The Resilience Report: Upcycling Plastic to Level Up Our Economy

This is another great episode of The Resilience Report from Lauren Scott. It is short and to the point, which is great for people like me with short attention spans.

In this Episode, Lauren chats with Jonathan B. Mailhot.

 Jonathan leads sales and procurement at Plastiques DC and EnergiPlast. With over 4.5 million pounds of recycled materials being processed between the two plants on a MONTHLY basis, he enjoys playing a significant part in the circular economy within the plastics industry and continuing to learn from an experienced team surrounding him.

The Topic:

I found this interview encouraging. With all the negative talk about the damage plastic is doing to the environment, I am hopeful that with innovative thinkers like Jonathan we can have the convinences of plastics and a clean environment too!

If you have not already done so, click on the link and subscribe to the Resilience Report.

The Power of Upcycling: Reducing Waste and Preserving the Environment

In our modern world, plastic waste has become a significant environmental concern. Recycling has been promoted as a solution, but its effectiveness in mitigating the damage caused by plastic waste is limited. However, there is an alternative approach gaining momentum: upcycling. In this blog post, we will explore the concepts of upcycling and why they are so important in our efforts to reduce waste and preserve the environment.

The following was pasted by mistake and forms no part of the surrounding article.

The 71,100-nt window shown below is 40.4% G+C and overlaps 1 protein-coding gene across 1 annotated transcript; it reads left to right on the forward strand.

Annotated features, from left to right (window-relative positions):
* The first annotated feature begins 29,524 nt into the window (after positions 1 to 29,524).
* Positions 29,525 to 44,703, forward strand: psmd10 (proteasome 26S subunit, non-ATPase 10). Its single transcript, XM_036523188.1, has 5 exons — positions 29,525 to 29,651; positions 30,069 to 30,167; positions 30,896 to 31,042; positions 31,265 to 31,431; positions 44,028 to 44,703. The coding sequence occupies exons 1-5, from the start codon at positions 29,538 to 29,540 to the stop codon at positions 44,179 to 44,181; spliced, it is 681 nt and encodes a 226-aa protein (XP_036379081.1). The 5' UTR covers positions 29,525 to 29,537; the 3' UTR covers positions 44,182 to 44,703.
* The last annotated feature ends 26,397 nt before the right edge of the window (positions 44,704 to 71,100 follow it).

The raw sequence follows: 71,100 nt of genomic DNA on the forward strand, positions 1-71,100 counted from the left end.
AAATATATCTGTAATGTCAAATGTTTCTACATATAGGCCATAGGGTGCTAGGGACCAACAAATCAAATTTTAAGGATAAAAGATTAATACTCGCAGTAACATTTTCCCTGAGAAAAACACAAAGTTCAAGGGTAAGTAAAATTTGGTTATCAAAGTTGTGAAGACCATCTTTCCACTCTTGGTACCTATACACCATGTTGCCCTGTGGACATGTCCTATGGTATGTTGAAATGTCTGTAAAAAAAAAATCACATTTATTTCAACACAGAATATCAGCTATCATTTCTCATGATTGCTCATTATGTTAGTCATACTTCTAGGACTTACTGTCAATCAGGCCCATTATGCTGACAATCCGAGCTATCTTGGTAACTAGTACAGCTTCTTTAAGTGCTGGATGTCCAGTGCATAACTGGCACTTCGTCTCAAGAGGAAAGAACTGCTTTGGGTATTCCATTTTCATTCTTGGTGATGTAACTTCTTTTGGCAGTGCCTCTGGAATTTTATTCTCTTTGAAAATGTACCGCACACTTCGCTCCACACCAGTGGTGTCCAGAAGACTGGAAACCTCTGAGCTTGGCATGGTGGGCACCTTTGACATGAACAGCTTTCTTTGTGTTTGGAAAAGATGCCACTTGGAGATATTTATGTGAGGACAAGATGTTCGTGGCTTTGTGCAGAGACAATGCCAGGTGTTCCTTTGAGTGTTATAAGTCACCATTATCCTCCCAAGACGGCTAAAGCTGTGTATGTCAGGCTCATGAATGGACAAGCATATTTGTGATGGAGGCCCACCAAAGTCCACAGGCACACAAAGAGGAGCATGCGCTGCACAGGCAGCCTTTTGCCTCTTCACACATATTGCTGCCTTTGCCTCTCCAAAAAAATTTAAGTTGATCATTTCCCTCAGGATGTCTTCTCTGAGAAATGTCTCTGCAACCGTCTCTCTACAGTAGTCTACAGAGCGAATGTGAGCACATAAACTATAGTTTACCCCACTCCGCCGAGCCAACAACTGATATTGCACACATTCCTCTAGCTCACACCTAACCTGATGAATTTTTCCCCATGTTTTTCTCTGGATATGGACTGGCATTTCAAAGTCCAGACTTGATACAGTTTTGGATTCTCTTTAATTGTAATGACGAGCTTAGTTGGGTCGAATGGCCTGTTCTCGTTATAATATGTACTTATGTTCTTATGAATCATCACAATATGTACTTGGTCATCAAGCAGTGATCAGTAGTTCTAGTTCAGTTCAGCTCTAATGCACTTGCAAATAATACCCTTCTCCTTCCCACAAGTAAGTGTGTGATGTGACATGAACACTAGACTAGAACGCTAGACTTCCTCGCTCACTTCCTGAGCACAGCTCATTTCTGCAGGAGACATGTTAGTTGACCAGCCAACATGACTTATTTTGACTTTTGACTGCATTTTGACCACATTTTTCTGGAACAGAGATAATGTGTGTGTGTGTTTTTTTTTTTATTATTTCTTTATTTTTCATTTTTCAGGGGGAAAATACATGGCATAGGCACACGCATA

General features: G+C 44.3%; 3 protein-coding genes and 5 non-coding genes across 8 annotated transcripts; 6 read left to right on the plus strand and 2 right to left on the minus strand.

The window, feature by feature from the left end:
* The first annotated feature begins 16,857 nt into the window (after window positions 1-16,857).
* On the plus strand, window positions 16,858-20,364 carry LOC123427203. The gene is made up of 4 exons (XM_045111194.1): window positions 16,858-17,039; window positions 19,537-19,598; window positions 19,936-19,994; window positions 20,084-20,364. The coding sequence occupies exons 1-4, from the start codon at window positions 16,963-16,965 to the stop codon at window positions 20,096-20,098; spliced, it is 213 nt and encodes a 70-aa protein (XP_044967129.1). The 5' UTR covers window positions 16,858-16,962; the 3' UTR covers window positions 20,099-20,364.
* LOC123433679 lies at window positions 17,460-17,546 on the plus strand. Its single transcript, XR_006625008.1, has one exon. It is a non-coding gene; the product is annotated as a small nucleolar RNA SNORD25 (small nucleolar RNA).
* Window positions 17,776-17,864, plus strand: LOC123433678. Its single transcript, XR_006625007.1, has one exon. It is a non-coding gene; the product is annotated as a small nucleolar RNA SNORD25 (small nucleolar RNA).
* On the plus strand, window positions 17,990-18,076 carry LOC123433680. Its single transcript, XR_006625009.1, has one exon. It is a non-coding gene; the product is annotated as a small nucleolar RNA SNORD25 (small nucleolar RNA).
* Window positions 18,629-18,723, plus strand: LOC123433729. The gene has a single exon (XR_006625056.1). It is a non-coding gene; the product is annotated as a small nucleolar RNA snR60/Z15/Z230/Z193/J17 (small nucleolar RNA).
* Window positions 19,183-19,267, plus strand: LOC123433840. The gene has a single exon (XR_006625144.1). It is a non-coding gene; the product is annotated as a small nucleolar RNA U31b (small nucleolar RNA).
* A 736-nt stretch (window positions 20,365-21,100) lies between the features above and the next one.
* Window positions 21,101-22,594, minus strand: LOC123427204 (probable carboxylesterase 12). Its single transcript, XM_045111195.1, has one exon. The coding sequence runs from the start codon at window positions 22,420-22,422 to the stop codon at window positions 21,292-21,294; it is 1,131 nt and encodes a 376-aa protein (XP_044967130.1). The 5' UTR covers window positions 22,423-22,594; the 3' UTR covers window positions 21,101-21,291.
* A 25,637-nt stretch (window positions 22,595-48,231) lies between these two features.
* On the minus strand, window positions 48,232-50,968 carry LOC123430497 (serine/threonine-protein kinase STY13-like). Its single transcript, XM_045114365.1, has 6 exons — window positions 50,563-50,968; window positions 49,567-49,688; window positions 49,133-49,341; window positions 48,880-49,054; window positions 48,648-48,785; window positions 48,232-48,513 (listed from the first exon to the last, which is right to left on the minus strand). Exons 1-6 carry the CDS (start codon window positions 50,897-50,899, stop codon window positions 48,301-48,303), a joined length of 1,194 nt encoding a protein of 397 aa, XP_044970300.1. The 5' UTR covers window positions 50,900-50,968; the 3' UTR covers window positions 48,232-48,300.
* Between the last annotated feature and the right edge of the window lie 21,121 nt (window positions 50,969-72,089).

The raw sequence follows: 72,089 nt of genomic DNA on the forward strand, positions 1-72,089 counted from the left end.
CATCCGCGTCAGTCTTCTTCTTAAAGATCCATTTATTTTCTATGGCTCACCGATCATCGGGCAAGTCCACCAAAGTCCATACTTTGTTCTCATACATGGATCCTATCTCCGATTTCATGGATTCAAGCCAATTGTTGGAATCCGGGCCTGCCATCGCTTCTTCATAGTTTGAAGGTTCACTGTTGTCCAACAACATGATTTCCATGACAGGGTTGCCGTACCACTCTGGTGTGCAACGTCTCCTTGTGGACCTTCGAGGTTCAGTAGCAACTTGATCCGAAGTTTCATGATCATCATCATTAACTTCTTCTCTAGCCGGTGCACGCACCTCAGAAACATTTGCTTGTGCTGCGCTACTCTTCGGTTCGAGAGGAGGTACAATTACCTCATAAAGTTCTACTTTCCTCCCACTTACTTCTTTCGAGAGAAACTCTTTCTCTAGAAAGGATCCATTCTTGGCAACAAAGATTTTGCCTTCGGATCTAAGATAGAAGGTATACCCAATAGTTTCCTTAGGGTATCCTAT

What is Upcycling?

Upcycling is the process of reusing discarded materials or waste to create new products of higher quality or value. Unlike recycling, which breaks down materials to their basic form before creating new products, upcycling preserves the integrity of the original material.

The Advantages of Upcycling

  1. Waste Reduction: Upcycling plastic waste helps divert it from landfills and incinerators, reducing the amount of waste that accumulates in our environment. By giving new life to discarded materials, we can significantly decrease the volume of waste produced.

  2. Energy Efficiency: Traditional recycling processes often require a substantial amount of energy to break down and transform materials. In contrast, upcycling consumes less energy since it skips the energy-intensive process of breaking down materials to their raw form.

  3. Pollution Reduction: The manufacturing of new plastic products contributes to pollution, including greenhouse gas emissions. Upcycling reduces the need for new plastic production, resulting in fewer emissions and less pollution associated with manufacturing processes.

  4. Resource Conservation: Plastic is derived from valuable natural resources such as petroleum. By upcycling plastic waste, we conserve these resources, reducing the need for extracting and processing new materials.

Plastic Waste and its Environmental Impact

Plastic waste poses a severe threat to the environment and ecosystems. Here are a few key points to consider:

  1. Slow Decomposition: Plastic takes hundreds of years to decompose naturally. As a result, it accumulates in landfills and litters our oceans, causing long-term environmental damage.

  2. Marine Life and Human Health Risks: Billions of plastic waste fragments end up in the oceans, posing risks to marine life and human health. Marine animals can mistake plastic debris for food, leading to ingestion and entanglement, which can be fatal.

  3. Climate Change Contribution: The manufacturing of plastic bottles contributes to climate change due to the energy-intensive processes involved. By reducing the demand for new plastic products through upcycling, we can help mitigate these climate impacts.